Afra Al Dhaheri (b. Abu Dhabi, UAE, 1988) uses a wide range of media, including drawing, painting, sculpture and installation, photography and printmaking. Her heavily process driven practice is forged through these material explorations, underpinned by conceptual and poetic cogitation. Al Dhaheri’s work is rooted in her experiences growing up in Abu Dhabi and the wider UAE – a place of recent and rapid change, where deconstruction, reconfiguration and development are always present on your immediate periphery, a footstep beyond your home threshold.
Al Dhaheri has exhibited internationally and has been an integral part of exhibition programmes in the UAE. She was shown as part of ‘Emirati Expressions’ (2011 and 2015) and worked as an intern at the Guggenheim Museum New York and the Venice Biennale in 2011. It was this exposure to a diversity of creative practices and milieus that led the artist to develop a pop-up art collective project across alternative spaces called ARTwec. In 2014, Al Dhaheri graduated from The Salama bint Hamdan Emerging Artists Fellowship, in partnership with the Rhode Island School of Design, going on to study a painting MFA in 2015, also at RISD. Her First Solo show was hosted by T+H Gallery, Boston.
We take photo’s almost everyday now a days,more often to save moments and other times to share moments. This process takes a few seconds and if we are lucky a few minutes. Imagine living a life where everyday is as long as snapping a picture. Yet, there is so much happening around that you are missing out on because there isn’t time. How would you adapt? How will you keep up with the pace of fast living? Remember that once upon a time the documentation of a moment took a lot of time, effort, and energy. Those moments were genuinely experienced and so lived safely embedded within our mind and soul. However, today we live a moment that lasts a moment and jump into another, leaving our memory in a consistent ephemeral state.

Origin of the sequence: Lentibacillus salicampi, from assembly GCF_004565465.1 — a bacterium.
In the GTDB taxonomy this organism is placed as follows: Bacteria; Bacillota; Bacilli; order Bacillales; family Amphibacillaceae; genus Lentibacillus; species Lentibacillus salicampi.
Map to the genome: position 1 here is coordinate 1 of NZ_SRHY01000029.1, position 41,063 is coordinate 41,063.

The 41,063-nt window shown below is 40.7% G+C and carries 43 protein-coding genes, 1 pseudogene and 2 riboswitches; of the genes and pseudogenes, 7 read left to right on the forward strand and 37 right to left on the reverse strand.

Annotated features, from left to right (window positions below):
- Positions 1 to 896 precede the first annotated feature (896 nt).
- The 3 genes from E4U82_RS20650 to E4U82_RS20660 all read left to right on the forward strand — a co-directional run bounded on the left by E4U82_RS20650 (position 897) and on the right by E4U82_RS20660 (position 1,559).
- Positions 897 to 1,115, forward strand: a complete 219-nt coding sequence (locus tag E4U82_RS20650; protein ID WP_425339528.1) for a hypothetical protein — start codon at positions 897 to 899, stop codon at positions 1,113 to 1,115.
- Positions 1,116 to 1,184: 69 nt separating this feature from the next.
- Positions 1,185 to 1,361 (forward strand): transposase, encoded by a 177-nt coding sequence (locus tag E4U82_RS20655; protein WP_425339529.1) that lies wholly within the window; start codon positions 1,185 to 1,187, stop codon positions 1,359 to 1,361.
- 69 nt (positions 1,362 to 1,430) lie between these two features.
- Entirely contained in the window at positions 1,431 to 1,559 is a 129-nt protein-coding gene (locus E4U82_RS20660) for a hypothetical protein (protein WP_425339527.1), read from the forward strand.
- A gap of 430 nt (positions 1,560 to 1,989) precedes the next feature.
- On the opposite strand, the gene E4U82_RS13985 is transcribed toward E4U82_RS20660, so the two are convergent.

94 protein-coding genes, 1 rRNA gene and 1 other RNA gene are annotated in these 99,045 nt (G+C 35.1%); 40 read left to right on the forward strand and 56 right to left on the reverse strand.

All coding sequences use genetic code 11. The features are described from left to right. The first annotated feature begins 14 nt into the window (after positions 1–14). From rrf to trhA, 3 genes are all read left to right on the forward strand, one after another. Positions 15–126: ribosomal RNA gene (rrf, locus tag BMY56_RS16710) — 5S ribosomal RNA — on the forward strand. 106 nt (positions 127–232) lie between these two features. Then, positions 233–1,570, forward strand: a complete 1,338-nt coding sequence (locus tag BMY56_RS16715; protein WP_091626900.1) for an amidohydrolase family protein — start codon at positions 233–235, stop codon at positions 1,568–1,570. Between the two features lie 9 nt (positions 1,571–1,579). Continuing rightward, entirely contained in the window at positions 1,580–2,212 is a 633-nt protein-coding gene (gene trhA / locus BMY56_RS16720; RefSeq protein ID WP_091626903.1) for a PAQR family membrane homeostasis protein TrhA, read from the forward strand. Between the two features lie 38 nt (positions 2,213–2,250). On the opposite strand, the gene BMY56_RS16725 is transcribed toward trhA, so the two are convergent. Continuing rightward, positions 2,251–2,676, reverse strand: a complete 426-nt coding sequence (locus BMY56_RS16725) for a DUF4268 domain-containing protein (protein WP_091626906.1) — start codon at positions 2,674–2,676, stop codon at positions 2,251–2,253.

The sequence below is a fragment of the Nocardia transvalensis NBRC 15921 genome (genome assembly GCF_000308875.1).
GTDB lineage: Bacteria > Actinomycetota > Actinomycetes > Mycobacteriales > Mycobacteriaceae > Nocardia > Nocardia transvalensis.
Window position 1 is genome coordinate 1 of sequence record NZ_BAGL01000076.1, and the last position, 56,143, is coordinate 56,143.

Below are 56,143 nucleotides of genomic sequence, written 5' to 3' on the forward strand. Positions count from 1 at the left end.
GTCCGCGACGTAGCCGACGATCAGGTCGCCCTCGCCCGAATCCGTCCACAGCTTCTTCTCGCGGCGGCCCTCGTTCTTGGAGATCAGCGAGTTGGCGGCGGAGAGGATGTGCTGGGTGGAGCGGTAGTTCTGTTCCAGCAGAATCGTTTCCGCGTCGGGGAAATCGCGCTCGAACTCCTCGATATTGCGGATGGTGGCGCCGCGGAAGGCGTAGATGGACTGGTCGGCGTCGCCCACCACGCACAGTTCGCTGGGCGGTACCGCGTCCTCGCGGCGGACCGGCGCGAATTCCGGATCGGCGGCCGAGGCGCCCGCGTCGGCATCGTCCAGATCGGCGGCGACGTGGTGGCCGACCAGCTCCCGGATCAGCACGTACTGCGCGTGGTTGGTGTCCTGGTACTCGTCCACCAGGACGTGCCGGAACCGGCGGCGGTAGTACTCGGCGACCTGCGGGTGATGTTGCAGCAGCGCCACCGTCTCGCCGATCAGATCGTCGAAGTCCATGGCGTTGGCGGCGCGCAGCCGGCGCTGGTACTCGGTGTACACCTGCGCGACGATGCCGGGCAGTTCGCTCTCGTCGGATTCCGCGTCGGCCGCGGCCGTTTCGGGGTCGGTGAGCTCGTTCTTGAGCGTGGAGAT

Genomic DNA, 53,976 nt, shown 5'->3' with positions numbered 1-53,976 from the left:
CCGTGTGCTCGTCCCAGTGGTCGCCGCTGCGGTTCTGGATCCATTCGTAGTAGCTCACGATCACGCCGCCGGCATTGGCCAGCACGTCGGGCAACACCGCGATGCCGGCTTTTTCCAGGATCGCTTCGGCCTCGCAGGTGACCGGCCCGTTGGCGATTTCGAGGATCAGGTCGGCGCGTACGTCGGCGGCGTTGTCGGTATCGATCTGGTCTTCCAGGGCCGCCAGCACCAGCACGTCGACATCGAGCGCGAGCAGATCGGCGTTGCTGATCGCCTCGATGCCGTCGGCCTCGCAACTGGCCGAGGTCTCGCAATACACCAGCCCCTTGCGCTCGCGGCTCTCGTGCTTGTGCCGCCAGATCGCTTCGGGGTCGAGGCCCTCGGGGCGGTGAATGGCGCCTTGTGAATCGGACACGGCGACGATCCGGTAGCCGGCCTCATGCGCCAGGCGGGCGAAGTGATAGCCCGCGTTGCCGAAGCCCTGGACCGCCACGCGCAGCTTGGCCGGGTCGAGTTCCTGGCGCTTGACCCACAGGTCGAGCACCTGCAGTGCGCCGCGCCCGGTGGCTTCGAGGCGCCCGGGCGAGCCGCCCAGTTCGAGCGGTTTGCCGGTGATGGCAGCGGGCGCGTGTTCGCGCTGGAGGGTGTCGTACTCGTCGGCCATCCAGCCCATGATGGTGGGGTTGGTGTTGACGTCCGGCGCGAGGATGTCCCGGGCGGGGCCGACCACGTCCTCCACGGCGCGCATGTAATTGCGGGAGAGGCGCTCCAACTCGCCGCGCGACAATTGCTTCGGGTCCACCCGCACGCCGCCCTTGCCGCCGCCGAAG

Coming from a place where life rapidly evolved into a fast pace of constant change and development. I grew up surrounded by construction materials opposed by the simplicity of our life and heritage. Having to frequently move homes and schools,often as a result of the city’s expansion. In my studio,I am constantly challenging my work with these questionsof time and adaption, toughness and fragility. These keywords have become elements of my daily studio practice, each representing a phase or phenomena. Touching on ideas of belonging and longing for certain periods where hours felt like days.
Repetition hasalso become important in my studio practice.I am continuously interested in recreating works in various mediums. The idea of repeat is an obsession to fully experience my objects or bodies of work. The more I recreate the work using different materials the more it becomes embedded within me. It becomes a sort of remedy for the fast paced life of continuous development, a personal way to slow down and sensitize.
When change is inevitable, adaptation becomes a strong trait that you want to own. There is a strong bond between the artist and the land. Therefore when cities move forward to develop, the only thing that is left behind is the residue of existence that more likely is only present in our minds.As a citizen of a booming city my only resort to coop with this phenomenon is adapting to it and finding ways as an artist to reflect on the situation.